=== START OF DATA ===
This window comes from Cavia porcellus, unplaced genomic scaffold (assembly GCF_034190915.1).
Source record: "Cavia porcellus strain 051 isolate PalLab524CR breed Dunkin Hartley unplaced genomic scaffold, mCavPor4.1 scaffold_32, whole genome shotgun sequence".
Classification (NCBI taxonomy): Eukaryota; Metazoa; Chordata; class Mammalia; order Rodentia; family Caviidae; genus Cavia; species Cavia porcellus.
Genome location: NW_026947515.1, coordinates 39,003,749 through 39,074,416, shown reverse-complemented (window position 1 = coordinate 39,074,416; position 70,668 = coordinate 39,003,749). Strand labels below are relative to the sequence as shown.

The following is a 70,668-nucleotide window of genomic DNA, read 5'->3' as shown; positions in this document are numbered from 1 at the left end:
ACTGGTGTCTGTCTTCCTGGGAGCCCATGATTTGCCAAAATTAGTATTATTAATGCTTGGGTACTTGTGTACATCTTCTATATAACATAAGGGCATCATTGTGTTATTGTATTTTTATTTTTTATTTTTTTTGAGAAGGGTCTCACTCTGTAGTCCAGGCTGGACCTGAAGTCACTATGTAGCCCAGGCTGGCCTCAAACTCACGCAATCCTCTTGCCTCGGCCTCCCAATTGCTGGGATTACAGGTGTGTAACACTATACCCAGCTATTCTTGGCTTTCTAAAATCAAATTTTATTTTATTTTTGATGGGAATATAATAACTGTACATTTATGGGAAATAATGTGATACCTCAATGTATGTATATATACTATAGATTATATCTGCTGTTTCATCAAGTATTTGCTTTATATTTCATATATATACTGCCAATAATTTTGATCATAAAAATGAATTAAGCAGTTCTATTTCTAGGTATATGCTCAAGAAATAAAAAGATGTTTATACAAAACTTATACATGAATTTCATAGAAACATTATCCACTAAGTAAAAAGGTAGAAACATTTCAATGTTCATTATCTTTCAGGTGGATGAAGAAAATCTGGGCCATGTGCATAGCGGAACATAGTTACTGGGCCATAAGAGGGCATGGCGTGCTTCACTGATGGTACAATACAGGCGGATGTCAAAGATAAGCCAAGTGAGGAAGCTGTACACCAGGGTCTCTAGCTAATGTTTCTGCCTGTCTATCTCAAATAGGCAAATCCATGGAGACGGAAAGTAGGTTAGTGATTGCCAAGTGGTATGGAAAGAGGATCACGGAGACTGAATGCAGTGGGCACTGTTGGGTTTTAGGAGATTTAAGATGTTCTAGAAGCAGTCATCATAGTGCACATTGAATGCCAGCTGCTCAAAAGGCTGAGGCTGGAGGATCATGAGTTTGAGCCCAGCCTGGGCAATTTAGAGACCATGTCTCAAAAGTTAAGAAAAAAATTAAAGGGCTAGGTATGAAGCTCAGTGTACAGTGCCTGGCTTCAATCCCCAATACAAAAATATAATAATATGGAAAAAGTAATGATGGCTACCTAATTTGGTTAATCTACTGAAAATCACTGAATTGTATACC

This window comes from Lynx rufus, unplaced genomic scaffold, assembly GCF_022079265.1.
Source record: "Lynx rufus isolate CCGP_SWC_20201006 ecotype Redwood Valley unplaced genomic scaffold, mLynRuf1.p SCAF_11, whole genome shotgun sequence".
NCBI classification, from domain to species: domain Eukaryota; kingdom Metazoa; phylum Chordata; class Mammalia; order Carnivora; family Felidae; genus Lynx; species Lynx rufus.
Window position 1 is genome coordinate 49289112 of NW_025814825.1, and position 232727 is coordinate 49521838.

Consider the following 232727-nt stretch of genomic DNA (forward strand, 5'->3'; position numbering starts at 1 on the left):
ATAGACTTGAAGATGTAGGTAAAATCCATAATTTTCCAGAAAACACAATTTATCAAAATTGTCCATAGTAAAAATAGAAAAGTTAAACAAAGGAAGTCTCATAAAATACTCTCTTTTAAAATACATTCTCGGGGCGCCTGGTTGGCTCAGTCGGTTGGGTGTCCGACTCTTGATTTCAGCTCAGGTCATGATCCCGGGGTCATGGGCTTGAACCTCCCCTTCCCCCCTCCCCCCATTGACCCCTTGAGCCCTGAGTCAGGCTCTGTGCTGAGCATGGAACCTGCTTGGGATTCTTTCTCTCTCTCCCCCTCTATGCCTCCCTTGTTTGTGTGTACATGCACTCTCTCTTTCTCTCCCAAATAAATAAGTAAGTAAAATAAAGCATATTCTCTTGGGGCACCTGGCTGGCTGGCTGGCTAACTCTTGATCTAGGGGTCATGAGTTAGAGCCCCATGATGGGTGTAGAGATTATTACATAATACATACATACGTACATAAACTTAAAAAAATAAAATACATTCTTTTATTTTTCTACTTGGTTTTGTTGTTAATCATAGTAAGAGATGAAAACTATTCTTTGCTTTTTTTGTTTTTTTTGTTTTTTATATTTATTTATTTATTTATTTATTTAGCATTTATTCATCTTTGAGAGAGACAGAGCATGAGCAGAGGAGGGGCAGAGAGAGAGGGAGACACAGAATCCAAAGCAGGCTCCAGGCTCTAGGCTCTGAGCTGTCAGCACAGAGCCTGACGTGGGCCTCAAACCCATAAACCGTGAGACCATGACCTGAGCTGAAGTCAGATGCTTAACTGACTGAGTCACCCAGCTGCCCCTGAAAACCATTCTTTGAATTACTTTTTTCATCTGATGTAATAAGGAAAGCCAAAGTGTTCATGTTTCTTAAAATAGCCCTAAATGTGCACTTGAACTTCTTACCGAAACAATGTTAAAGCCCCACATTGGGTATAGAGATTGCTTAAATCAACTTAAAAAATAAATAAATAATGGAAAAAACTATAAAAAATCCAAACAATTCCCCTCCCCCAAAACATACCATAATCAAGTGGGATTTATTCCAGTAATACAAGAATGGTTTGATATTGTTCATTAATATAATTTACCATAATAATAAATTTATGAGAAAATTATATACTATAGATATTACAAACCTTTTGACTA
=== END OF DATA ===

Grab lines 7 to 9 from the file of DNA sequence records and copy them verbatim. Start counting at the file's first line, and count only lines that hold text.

This window comes from Lynx rufus, unplaced genomic scaffold, assembly GCF_022079265.1.
Source record: "Lynx rufus isolate CCGP_SWC_20201006 ecotype Redwood Valley unplaced genomic scaffold, mLynRuf1.p SCAF_11, whole genome shotgun sequence".
NCBI classification, from domain to species: domain Eukaryota; kingdom Metazoa; phylum Chordata; class Mammalia; order Carnivora; family Felidae; genus Lynx; species Lynx rufus.